There is a strong bipartisan support for India-US relationship in the US Congress, and it will be crucial for Indian policymakers to invest more attention to sustaining as well as broadening and intensifying this support.
India-US relations came under scrutiny when a lack of commitment was shown on part of the Joe Biden Administration with regard to the supply of raw materials for vaccines in India. Despite knowing about India’s need to vaccinate everyone, the US took a completely callous approach. Later on, the United States calibrated a more cautious strategy and finally came around.
Foreign Minister S. Jaishankar’s maiden visit to the United States after President Biden assumed office, has been garnering attention especially because of the timing. Prior to this visit, President Biden sent two of his most important emissaries to India, Defense Secretary Llyod Austin and climate change envoy John Kerry, which to an extent signifies the importance accorded to India-US partnership. While most of America’s steadfast allies were critical of Trump’s presidency, India-US relationship seemed to be on firmer grounds, particularly on strategic convergence over the management of the Indo-Pacific region. While there seems to be broader continuity as far as Biden’s approach to the Indo-Pacific geopolitics is concerned, some changes are apparent in America’s domestic milieu, and in how it engages with the rest of the world. The Biden administration has emitted many signals, to show a growing appetite for multilateral ways of handling global affairs. In the context of Foreign Minister Jaishankar’s meetings with Biden’s core team, it will be imperative for India to work on the long term commitments of the India-US partnership, as it sets out to create better synergies on the more immediate challenge of combating the pandemic.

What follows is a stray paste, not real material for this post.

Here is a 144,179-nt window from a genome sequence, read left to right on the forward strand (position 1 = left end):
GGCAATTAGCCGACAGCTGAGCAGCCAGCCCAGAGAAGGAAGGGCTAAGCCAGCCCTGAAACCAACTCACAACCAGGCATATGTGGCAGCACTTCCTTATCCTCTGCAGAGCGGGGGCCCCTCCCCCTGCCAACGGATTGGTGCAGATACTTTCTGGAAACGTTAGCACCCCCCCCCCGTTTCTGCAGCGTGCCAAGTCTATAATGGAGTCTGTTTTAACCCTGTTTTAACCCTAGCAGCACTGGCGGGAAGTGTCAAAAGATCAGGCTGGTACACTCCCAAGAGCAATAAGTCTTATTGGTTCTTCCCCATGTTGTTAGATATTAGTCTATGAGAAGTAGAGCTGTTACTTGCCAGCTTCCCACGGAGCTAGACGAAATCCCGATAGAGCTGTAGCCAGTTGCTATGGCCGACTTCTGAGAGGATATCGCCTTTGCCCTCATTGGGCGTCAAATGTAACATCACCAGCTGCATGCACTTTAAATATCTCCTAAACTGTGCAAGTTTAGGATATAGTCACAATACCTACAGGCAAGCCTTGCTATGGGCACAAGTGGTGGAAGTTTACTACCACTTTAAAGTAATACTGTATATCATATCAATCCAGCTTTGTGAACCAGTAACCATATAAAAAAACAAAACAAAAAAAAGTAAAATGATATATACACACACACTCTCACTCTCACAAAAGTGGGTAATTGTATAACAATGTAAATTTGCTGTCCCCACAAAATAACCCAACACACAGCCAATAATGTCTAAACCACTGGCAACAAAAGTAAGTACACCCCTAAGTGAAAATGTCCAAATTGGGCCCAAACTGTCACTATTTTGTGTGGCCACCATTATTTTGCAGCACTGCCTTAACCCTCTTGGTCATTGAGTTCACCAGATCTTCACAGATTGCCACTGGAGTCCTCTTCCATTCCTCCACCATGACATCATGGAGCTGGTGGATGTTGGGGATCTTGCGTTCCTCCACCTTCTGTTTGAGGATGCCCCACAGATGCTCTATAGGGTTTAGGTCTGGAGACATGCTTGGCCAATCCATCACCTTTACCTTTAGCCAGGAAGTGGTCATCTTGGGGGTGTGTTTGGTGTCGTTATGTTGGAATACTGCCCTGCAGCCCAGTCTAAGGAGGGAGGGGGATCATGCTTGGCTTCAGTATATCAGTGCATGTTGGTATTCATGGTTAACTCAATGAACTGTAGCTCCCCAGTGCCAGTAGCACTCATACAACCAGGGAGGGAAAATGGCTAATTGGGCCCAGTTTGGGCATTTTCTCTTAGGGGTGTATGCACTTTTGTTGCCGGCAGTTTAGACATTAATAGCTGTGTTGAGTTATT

No doubt, the Biden administration in its first 100 days has set out to focus its energy on restoring the national economy and ensuring health security. Nevertheless, Biden at the same time has not lost sight of some of the crucial and enduring foreign policy challenges for the United States, which includes managing the ramifications of an aggressive China. By convening the first leaders’ virtual summit of the Quad countries, President Biden solidified convergences to build a stable regional security architecture. In this context, cementing the bilateral defence relationship in terms of both interoperability and growing defence trade reflects a strong continuity from the Bush to Trump and now the Biden presidency. How to make the next moves in this dimension, and navigate the Biden presidency for the great goal of improving India’s defence preparedness and military readiness in all domains, will remain a priority for Indian diplomacy. In addition, the uncertainties prevailing on the future of Afghanistan, amidst the withdrawal of US and NATO forces from the war-torn country after two decades, will require India to come up with a new set of ideas to deal with the challenges. Any permutations and combinations will invariably involve India working closely with the United States.